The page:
The Trellance Data Blog

Are Credit Unions Missing Out On a Growth Opportunity?

Posted by Ann Farrell on Aug 6, 2019 12:52:00 PM


Credit unions see an average of 7% year-over-year growth in their credit card portfolio revenue. That’s not bad, but it’s also not great. The issue isn’t necessarily that credit unions don’t have strategies in place to increase their card portfolio. They do. There are marketing initiatives, competitive rates, rewards features, and so much more. Nevertheless, more can be done. And, if you want your credit union to capture top-of-wallet revenue, more has to be done. The following five strategies are tried and true, and have helped over a hundred credit unions grow their credit card portfolios by an average of 19% per year. Fair warning: these are easier said than done.

Credit Line Increases

On average, about 60% of a credit union’s cardholder accounts qualify for a credit increase. If you haven’t run a credit line increase in a few years, that percentage is even higher. That presents a lot of opportunity!

Credit increases help in a couple ways. First, limiting someone’s credit necessarily limits how much they can spend. In turn, that limits your credit card portfolio revenue. Second, most people are wary about utilizing a high percentage of their credit. Offering credit line increases makes cardholders feel comfortable spending more, so long as they keep their credit utilization percentage low.

Balance Transfer Opportunities

One reason some credit card programs remain stagnant is that those cards have moved to “back of wallet”. Recapturing interest and interchange from competitors’ cards can move yours back to the top. An easy way to accomplish this is through balance transfer opportunities. While you can certainly offer your members balance transfer opportunities at any time, you should be more strategic about it. After holiday spending, or after summer vacation or back-to-school spending are two great times to offer balance transfers. Offering low transfer rates can save your members a lot of money in the long run. Plus, it puts your card right back where it belongs: in front of your competitors’ cards.

Reward Usage

Not everyone is a credit card rewards geek. Most people don’t hunt down the best rewards or the most travel miles. However, most people do appreciate a little something extra. Create ways to reward cardholders for using your cards. It could be cash back rewards, local specials and deals, or even donations to local charities and organizations made in the credit union’s name. Whatever you choose, it should motivate your members to use your credit card over their other options.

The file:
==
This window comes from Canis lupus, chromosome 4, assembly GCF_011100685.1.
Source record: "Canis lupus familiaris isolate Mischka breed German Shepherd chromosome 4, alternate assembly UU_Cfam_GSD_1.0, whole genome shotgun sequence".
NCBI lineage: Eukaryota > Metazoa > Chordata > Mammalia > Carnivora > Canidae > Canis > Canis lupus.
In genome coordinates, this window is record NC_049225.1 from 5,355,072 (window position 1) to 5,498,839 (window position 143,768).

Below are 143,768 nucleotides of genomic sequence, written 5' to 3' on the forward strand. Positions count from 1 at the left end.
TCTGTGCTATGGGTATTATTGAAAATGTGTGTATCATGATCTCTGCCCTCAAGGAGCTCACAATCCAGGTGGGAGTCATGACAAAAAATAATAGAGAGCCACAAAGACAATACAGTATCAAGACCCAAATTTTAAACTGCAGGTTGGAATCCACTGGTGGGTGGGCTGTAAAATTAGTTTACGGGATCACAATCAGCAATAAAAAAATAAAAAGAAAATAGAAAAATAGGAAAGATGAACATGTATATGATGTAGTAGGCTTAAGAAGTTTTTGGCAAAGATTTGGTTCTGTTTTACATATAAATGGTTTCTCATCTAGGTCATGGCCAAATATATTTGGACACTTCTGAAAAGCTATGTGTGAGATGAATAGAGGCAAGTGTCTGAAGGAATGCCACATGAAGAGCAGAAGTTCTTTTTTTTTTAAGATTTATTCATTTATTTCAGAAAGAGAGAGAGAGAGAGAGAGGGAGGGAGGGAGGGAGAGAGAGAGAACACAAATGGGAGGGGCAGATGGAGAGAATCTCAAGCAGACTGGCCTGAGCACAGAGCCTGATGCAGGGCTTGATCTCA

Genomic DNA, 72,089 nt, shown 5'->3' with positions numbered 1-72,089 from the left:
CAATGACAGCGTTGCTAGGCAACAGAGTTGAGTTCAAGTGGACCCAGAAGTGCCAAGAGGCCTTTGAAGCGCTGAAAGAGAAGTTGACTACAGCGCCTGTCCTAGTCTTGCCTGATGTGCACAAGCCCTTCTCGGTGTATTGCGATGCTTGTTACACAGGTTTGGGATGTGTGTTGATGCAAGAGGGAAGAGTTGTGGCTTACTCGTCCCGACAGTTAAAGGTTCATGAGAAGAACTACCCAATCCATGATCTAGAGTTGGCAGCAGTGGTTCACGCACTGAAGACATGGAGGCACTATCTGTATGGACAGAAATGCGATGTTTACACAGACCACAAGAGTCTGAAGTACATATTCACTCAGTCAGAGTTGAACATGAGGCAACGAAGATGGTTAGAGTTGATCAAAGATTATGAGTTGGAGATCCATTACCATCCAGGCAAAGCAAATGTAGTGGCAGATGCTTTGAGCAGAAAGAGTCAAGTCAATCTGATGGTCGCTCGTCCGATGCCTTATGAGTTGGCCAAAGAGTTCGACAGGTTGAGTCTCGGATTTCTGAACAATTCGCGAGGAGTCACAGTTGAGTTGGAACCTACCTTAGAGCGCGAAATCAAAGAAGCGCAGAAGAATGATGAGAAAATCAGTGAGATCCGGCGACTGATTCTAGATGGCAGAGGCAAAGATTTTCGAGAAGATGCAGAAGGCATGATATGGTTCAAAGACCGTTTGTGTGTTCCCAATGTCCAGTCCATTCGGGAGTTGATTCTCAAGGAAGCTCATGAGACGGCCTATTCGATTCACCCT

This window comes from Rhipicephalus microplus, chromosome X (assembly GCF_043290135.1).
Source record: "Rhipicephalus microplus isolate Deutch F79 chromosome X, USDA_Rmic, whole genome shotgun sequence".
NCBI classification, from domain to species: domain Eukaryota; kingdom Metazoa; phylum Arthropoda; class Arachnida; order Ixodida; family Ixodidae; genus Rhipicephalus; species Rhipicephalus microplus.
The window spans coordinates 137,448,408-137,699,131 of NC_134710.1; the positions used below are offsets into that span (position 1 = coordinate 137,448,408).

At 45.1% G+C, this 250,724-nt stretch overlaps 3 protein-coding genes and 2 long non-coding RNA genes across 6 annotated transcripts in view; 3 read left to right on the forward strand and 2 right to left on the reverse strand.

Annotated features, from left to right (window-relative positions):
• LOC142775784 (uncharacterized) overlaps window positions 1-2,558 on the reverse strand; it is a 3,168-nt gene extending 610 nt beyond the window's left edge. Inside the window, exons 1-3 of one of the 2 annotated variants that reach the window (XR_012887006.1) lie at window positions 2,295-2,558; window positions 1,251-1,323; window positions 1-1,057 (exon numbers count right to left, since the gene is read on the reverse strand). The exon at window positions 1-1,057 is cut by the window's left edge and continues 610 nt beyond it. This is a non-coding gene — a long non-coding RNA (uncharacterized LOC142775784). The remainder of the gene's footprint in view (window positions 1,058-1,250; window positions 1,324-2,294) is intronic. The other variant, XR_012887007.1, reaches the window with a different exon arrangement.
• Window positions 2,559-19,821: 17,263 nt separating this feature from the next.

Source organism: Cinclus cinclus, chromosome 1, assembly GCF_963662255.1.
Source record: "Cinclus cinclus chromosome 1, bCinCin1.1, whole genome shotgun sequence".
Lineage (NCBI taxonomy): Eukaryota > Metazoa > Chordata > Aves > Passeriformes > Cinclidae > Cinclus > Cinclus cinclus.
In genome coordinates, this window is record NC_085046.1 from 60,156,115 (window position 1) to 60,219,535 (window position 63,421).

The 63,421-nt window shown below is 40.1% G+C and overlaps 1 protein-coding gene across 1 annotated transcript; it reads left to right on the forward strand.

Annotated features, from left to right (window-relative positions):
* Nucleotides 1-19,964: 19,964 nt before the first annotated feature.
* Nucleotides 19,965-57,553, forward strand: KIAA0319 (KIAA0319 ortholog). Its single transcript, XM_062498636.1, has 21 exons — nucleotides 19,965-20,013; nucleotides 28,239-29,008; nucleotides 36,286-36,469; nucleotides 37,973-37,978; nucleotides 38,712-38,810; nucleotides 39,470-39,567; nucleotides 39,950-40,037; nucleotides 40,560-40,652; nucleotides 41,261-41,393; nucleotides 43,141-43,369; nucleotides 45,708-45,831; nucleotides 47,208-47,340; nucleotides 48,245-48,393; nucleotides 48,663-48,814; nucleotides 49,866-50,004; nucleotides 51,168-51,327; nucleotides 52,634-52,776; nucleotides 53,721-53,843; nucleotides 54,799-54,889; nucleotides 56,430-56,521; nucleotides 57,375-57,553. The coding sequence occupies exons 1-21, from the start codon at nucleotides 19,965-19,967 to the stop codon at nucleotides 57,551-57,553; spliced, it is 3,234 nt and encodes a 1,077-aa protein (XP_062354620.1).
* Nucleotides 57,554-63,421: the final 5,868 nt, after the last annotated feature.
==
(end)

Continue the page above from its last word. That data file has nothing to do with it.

Promote New Account Acquisition

The first three tips help you maximize your revenue from existing cardholders. Still, the easiest way to capture new revenue is to open more accounts and issue more cards. Identify members who don’t have a credit card but who are eligible for one. Then, make it easy—very easy—to open a new account.

Employee Advocates

Your staff are some of your credit union’s best advocates. In many cases, they’re the ones best positioned to sing the praises of your credit cards. Often, they’re the ones who help members sign up for new credit accounts. Incentivize your staff to bring in new accounts. By implementing a chance for a prize—such as a sweepstakes—you can spur a flurry of new account openings.

Furthermore, if you open that incentives package to the entire staff, you increase your card exposure. Don’t limit it to credit officers. Bring in mortgage loan staff, tellers, and even IT. They’ll reach out to friends and family, and it provides them an opportunity to cross-sell to members they’re helping.

Keep at It

The secret sixth tip is to be relentless. It’s critical not to take half-measures. Don’t try just one tip and expect great results. Also, don’t try something once and think you’re done. Increasing your year-over-year growth is a year-long effort. Seeing the kind of credit card portfolio metrics mentioned earlier takes time, dedication, and vision.

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Topics: Business Intelligence, Credit Unions, Membership, Lending